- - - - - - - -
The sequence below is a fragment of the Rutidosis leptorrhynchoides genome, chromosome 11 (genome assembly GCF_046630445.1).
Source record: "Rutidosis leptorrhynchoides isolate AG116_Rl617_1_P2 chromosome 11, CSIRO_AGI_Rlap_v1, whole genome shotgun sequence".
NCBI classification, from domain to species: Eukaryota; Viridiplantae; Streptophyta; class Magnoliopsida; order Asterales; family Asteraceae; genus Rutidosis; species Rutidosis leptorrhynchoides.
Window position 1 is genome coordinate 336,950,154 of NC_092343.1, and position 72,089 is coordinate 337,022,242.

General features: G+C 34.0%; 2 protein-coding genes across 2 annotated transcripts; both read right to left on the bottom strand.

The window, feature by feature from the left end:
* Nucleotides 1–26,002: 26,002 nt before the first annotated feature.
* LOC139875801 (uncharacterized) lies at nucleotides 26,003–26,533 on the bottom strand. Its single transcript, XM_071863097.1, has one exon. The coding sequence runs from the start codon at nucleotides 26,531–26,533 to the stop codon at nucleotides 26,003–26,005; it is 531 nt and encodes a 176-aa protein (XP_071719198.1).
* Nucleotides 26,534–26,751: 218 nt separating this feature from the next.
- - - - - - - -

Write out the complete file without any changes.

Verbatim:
The sequence below is a fragment of the Rutidosis leptorrhynchoides genome, chromosome 11 (genome assembly GCF_046630445.1).
Source record: "Rutidosis leptorrhynchoides isolate AG116_Rl617_1_P2 chromosome 11, CSIRO_AGI_Rlap_v1, whole genome shotgun sequence".
NCBI classification, from domain to species: Eukaryota; Viridiplantae; Streptophyta; class Magnoliopsida; order Asterales; family Asteraceae; genus Rutidosis; species Rutidosis leptorrhynchoides.
Window position 1 is genome coordinate 336,950,154 of NC_092343.1, and position 72,089 is coordinate 337,022,242.

General features: G+C 34.0%; 2 protein-coding genes across 2 annotated transcripts; both read right to left on the bottom strand.

The window, feature by feature from the left end:
* Nucleotides 1–26,002: 26,002 nt before the first annotated feature.
* LOC139875801 (uncharacterized) lies at nucleotides 26,003–26,533 on the bottom strand. Its single transcript, XM_071863097.1, has one exon. The coding sequence runs from the start codon at nucleotides 26,531–26,533 to the stop codon at nucleotides 26,003–26,005; it is 531 nt and encodes a 176-aa protein (XP_071719198.1).
* Nucleotides 26,534–26,751: 218 nt separating this feature from the next.